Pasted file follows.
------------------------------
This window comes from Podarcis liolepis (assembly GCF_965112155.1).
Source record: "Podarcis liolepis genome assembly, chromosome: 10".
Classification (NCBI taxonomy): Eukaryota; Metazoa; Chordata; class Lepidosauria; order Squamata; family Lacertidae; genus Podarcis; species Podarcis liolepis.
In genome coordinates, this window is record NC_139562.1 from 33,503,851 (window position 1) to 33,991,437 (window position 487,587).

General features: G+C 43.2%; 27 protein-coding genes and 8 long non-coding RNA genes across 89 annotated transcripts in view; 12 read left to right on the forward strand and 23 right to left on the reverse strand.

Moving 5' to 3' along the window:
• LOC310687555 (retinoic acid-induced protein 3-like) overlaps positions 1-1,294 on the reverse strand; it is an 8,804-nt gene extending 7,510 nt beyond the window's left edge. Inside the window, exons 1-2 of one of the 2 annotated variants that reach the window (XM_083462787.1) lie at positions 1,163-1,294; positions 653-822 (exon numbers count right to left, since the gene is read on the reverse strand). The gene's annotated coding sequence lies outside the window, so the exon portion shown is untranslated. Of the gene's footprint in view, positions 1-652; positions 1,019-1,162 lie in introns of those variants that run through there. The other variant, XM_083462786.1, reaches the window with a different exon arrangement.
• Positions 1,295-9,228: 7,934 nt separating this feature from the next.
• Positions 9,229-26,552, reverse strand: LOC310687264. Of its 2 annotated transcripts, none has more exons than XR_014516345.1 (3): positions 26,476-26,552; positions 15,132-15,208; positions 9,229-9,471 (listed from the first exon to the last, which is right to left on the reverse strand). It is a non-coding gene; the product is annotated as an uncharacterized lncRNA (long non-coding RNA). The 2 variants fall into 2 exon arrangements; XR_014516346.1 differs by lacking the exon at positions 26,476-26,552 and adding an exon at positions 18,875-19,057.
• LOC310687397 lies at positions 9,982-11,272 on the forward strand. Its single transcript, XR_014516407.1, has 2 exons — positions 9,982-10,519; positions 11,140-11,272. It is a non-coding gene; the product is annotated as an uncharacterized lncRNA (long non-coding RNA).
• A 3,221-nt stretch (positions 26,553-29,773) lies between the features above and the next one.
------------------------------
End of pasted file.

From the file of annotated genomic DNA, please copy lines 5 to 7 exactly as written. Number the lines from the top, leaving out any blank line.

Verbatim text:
General features: G+C 43.2%; 27 protein-coding genes and 8 long non-coding RNA genes across 89 annotated transcripts in view; 12 read left to right on the forward strand and 23 right to left on the reverse strand.

Moving 5' to 3' along the window:
• LOC310687555 (retinoic acid-induced protein 3-like) overlaps positions 1-1,294 on the reverse strand; it is an 8,804-nt gene extending 7,510 nt beyond the window's left edge. Inside the window, exons 1-2 of one of the 2 annotated variants that reach the window (XM_083462787.1) lie at positions 1,163-1,294; positions 653-822 (exon numbers count right to left, since the gene is read on the reverse strand). The gene's annotated coding sequence lies outside the window, so the exon portion shown is untranslated. Of the gene's footprint in view, positions 1-652; positions 1,019-1,162 lie in introns of those variants that run through there. The other variant, XM_083462786.1, reaches the window with a different exon arrangement.